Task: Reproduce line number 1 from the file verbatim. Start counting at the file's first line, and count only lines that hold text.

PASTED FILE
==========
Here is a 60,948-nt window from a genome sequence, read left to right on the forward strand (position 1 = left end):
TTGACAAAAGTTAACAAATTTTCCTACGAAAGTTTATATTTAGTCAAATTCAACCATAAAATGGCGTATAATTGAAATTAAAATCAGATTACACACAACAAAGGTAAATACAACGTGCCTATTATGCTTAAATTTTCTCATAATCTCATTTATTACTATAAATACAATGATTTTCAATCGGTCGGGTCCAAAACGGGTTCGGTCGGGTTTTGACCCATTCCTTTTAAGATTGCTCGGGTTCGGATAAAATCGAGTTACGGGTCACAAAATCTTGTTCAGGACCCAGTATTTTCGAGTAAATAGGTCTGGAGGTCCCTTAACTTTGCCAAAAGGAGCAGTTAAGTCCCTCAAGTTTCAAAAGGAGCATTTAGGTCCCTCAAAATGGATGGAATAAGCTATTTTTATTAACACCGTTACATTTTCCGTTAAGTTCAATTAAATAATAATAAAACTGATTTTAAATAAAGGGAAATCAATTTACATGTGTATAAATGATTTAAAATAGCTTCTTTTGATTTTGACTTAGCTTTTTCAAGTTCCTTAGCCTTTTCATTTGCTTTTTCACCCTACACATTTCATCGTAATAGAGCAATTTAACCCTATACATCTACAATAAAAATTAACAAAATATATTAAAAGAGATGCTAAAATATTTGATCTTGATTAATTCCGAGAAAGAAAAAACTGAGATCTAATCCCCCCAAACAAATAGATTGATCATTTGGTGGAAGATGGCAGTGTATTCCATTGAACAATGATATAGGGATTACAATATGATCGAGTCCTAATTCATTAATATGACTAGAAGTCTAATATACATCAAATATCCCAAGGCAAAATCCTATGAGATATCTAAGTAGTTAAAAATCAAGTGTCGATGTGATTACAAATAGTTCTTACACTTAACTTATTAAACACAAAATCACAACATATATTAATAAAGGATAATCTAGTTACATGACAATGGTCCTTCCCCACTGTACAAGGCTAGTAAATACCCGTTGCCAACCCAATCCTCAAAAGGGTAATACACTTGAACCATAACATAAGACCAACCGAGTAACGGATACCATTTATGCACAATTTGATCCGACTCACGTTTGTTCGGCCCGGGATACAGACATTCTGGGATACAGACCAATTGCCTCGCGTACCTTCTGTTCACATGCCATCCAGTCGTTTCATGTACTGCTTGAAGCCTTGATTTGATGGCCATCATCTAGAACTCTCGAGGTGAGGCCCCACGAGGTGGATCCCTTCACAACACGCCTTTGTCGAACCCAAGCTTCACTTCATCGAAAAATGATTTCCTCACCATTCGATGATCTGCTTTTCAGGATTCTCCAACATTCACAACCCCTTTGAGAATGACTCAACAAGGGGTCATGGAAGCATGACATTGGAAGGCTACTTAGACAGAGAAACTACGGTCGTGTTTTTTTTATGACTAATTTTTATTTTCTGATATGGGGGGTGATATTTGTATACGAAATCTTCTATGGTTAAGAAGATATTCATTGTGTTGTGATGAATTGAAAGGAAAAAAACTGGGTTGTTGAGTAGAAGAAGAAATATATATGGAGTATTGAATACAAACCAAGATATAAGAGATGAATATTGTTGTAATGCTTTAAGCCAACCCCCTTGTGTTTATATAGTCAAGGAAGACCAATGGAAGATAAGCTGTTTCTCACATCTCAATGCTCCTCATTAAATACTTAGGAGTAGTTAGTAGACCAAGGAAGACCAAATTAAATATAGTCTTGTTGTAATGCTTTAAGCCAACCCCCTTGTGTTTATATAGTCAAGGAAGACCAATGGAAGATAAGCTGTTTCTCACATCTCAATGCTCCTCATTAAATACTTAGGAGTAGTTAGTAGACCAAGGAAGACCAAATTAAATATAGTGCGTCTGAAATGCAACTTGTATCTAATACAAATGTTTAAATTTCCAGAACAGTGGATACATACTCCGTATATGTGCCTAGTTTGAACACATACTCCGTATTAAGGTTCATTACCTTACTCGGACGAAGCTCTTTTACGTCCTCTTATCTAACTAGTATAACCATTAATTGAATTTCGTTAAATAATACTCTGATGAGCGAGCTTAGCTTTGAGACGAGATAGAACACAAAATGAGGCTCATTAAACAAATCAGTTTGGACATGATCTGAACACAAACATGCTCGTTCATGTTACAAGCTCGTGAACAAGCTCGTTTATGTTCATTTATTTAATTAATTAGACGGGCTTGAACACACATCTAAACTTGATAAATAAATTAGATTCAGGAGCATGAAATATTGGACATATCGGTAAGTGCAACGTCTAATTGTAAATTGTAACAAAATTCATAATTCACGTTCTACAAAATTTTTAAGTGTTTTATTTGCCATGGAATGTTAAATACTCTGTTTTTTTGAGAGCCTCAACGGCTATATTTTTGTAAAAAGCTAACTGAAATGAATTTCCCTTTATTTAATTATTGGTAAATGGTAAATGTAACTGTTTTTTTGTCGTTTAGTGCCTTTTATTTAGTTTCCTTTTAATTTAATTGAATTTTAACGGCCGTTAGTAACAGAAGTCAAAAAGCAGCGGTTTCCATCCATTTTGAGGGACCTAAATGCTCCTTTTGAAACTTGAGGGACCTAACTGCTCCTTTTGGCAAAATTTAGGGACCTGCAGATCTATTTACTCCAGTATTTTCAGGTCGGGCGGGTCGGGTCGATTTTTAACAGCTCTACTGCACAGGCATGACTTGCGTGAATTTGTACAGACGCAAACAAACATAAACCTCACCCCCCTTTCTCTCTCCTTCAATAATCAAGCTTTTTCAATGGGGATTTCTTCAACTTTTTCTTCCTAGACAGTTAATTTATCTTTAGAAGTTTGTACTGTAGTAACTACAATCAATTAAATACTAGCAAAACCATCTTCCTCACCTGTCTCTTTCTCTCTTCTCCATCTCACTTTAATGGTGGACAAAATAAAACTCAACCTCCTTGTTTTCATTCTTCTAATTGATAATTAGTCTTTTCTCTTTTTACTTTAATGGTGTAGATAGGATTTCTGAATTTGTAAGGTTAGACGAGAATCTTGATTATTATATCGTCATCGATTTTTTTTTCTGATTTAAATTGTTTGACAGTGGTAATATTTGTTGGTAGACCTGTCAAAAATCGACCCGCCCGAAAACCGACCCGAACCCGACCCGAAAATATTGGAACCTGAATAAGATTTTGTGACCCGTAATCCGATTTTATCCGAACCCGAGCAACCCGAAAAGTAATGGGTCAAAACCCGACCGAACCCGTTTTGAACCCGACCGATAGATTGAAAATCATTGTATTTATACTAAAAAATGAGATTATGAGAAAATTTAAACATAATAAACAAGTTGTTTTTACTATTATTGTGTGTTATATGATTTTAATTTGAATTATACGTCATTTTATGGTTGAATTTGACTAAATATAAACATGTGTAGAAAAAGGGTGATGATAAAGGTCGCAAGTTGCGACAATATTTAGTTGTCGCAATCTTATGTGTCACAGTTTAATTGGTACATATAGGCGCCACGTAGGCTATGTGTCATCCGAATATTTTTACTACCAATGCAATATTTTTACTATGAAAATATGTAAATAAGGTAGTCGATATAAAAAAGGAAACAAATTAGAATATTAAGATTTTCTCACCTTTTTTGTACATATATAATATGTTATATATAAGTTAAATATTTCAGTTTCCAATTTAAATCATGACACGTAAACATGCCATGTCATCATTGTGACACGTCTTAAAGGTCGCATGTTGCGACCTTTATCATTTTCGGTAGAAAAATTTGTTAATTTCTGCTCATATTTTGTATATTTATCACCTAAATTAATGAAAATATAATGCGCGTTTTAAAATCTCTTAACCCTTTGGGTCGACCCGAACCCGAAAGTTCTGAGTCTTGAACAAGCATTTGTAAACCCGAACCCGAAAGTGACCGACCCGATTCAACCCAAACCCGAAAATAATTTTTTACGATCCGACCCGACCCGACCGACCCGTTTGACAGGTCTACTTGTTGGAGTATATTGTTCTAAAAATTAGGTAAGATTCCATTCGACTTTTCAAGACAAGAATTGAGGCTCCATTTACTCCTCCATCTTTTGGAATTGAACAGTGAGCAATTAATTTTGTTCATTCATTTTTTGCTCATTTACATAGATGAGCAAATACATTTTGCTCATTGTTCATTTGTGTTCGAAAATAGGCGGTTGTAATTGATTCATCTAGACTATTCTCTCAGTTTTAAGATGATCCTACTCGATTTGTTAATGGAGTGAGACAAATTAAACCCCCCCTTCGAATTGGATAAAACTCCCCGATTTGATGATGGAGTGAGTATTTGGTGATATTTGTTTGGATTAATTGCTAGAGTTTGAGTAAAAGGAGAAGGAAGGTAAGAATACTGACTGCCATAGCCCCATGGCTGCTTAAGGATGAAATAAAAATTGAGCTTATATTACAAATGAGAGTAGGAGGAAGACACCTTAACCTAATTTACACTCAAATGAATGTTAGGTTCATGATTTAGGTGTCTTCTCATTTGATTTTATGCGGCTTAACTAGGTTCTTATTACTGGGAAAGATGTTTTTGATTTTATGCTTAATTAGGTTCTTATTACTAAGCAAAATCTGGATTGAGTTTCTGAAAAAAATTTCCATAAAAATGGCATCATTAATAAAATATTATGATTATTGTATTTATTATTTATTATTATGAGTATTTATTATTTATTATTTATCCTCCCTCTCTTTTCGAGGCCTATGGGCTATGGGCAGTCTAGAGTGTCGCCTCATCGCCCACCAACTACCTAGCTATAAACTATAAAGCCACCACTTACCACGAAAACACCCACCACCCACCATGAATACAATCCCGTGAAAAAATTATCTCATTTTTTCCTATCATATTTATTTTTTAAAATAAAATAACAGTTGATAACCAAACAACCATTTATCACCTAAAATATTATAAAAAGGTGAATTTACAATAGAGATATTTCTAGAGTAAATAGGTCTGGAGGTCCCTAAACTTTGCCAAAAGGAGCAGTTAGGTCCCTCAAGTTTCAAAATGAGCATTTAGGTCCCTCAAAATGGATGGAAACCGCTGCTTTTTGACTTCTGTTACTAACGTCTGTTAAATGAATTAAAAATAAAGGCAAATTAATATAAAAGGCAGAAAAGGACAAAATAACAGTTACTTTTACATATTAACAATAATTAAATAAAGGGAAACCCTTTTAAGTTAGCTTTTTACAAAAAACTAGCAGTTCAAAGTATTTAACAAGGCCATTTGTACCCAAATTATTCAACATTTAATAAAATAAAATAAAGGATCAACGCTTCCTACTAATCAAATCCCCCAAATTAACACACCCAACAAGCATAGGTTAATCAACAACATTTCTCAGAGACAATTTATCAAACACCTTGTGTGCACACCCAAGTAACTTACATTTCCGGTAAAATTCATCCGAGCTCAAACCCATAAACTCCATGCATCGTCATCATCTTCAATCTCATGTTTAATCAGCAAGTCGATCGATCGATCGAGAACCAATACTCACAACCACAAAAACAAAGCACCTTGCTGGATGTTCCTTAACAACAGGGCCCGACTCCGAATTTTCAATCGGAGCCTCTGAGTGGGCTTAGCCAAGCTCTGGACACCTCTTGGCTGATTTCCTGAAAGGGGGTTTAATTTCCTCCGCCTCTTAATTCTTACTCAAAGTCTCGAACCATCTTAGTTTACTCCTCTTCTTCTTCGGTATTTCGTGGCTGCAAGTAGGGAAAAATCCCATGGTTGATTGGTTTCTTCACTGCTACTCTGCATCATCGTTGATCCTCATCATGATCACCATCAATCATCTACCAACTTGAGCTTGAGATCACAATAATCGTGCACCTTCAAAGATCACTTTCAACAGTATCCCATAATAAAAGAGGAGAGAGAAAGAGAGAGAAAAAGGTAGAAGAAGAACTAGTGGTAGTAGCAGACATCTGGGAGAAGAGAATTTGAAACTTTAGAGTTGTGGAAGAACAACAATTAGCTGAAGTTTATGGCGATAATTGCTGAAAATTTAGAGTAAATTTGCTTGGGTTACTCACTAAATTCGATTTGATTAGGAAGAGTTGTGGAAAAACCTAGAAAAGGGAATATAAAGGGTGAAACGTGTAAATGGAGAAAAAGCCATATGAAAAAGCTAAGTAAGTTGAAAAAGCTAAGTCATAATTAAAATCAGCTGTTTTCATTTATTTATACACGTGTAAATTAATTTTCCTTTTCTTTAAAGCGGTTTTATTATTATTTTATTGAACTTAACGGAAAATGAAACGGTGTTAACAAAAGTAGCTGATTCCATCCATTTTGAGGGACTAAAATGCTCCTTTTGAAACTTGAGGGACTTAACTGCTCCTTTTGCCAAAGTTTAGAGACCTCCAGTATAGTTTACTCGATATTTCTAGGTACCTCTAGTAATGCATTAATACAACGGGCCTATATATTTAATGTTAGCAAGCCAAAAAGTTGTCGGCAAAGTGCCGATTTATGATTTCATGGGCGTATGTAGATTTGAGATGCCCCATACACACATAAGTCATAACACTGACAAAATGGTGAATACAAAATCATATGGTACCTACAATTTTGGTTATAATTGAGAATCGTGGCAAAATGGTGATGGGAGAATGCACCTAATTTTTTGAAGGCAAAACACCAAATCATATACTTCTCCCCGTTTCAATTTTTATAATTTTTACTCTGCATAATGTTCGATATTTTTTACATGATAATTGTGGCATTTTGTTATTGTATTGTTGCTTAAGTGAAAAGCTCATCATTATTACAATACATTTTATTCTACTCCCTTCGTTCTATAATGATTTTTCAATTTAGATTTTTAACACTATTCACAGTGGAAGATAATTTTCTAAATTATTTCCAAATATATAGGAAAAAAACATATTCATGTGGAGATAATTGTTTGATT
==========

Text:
Here is a 60,948-nt window from a genome sequence, read left to right on the forward strand (position 1 = left end):